'Crucified' opens with 'Hanging You Out To Dry', a song that old school Love/Hate fans will embrace, mainly due to the subject matter. The song was written about the infamous Hollywood Sign stunt on June 1st, 1992 when Jizzy, in an attempt to boost sales of the band's sophomore album, 'Wasted In America', was hung out on a cross attached to the letter 'Y' of the famous sign in a mock crucifixion. Thoughts that the authorities would quickly bring the stunt to an end not going to plan, Pearl remained suspended 60ft in the air for several hours until he was noticed by a TV news helicopter. The band's then label, Columbia, didn't exactly see the funny side of the stunt and, even though Jizzy spent several hours in jail following his resurrection, an explosion of publicity was not forthcoming. The song itself is a noisy, punky shit-kicker with the kind of grubby drum sound that 'St. Anger' lusted for and lyrics that perfectly capture the hilarity of the event. It opens the record with a burst of surprise and sets the standard high.
'Sunny Day' follows, unashamedly, according to the man himself, a love song written for his girlfriend. "Old school Love/Hate psychedelia" is how Pearl describes it, and he's telling the truth, the song reminiscent of when cock rockers embraced alternative music in the early '90s. The next song, 'You're Making Me Nervous', pushes the boundaries even further, reminding me, the vocal line especially, of Baby Chaos. This tale of a date gone bad is another tune I never saw coming but, now, don't want to see leave.
'I Don't Want To Be Your Baby', at first, threatens to bring an uninvited power ballad to gatecrash the party but, as another set of fine lyrics testifies, it's almost an anti-power ballad; the music slow and Fonz cool, the words saying the polar opposite of your everyday lighters-in-the-air heartwarmer.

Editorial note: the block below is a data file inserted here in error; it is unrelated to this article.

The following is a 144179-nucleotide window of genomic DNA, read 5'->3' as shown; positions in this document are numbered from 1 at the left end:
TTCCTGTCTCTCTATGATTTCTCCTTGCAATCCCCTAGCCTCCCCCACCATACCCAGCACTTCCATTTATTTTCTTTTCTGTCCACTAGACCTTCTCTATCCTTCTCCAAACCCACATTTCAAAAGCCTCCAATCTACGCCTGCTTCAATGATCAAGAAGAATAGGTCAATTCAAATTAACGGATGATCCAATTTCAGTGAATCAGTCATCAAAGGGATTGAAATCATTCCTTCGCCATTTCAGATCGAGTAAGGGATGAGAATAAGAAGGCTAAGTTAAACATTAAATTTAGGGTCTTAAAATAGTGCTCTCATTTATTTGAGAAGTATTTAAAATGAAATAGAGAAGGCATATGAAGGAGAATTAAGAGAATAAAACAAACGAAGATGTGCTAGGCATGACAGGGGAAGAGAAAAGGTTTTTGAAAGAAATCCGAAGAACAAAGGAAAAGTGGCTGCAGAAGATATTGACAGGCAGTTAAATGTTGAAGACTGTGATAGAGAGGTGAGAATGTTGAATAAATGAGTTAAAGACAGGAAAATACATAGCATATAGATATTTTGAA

'Love Is All' finds Pearl penning another love letter, this time to Led Zeppelin as he Kashmirs his way through a subtle, slow-burner of a tune, before the record climaxes with 'Too Late', another, perhaps surprisingly, laid back number that details the story of someone once near and dear who fucked up...
Yes, it does appear that the song is a perfect way to capture the feeling towards a certain Mr. E. Love - "it's sad, but you live your life in photographs..."
It's harsh to side with someone after hearing just one side of a story - I know this - but remembering that Jon E. Love walked out on Love/Hate as soon as they got dropped by Columbia can't help but taint opinion. More disappointing is the fact that Love was the one that, after reuniting with the band (spread over several, oft-difficult tours) stuck around with Pearl the longest. He should know how hard the frontman has worked to keep the Love/Hate name alive more than anyone. The only way, surely, that Jon E. Love can regain the trust of Love/Hate fans excited by 'Crucified' - and they will be, believe me - is by coming out and saying that he is jealous of Jizzy's vision and success and wants in again: anything else will be just not good enough...
...unlike 'Crucified', of course, because it is more than good enough for you all.